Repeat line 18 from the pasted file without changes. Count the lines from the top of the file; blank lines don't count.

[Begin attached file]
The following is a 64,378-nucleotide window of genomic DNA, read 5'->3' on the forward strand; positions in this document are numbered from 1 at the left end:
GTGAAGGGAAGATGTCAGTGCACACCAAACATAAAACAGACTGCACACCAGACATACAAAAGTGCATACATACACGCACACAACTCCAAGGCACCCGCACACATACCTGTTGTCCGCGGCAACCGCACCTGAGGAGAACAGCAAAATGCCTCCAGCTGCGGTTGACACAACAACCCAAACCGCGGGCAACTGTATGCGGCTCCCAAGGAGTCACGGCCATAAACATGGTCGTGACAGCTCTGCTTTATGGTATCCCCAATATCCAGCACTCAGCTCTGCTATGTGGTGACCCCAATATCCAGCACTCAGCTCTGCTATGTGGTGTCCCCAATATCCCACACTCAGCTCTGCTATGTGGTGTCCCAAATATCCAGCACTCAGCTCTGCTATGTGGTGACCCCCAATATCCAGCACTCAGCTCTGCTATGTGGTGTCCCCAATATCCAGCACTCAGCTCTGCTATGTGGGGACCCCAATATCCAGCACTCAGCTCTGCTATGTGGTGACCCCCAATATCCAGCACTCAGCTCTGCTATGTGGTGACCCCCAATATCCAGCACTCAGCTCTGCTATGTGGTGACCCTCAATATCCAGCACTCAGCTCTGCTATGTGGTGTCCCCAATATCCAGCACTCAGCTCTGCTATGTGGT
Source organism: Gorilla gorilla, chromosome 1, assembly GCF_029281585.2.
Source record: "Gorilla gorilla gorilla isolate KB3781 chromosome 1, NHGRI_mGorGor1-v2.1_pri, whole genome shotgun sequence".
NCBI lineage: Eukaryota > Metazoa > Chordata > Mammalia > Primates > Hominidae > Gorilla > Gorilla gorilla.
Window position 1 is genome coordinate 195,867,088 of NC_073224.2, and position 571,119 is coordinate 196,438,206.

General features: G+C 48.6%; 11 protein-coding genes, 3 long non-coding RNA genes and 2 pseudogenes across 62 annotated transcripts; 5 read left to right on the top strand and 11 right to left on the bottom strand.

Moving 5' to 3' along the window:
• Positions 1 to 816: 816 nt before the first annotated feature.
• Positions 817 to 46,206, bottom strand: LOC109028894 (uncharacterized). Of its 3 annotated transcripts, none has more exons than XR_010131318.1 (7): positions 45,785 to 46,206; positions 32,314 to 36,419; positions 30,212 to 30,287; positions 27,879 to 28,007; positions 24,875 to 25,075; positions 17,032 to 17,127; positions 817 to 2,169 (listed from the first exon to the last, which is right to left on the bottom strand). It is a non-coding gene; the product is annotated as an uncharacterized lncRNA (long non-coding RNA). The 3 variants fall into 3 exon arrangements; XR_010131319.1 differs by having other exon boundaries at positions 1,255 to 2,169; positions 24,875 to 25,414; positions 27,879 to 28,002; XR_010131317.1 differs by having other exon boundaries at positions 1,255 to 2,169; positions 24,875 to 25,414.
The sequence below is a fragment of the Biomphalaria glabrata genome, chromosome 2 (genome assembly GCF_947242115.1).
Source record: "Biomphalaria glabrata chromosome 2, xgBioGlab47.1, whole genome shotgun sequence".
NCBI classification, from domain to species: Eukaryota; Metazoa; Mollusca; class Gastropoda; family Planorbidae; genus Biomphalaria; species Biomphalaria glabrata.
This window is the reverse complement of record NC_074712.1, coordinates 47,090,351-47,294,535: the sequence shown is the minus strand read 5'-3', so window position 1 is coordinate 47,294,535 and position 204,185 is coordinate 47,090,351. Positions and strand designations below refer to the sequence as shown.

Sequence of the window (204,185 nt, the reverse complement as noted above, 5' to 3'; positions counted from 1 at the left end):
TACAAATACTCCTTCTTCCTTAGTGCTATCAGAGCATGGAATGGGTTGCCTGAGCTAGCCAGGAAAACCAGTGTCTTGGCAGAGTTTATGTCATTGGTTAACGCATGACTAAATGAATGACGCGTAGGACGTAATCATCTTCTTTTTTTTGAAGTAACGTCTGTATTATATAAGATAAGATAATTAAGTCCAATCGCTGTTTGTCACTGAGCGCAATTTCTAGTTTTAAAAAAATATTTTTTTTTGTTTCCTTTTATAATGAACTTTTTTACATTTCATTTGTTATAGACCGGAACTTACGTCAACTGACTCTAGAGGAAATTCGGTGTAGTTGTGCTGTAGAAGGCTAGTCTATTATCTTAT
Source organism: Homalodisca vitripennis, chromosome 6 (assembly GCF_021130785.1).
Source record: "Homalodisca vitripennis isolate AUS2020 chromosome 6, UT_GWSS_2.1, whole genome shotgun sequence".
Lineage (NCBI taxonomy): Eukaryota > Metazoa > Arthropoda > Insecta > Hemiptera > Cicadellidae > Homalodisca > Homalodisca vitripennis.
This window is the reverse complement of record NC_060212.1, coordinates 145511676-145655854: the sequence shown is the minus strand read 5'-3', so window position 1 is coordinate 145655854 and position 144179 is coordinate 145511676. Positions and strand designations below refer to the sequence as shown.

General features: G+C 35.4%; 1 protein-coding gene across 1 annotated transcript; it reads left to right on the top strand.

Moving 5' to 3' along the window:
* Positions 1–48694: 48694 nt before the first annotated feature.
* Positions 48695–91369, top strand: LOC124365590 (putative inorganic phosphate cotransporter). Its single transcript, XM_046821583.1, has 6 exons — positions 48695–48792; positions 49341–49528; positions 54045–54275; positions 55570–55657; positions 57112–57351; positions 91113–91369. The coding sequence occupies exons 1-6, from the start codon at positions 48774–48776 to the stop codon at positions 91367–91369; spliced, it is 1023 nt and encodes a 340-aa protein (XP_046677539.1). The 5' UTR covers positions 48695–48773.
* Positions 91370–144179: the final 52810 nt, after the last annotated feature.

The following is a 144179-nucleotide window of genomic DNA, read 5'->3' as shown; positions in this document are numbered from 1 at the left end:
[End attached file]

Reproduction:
Source record: "Homalodisca vitripennis isolate AUS2020 chromosome 6, UT_GWSS_2.1, whole genome shotgun sequence".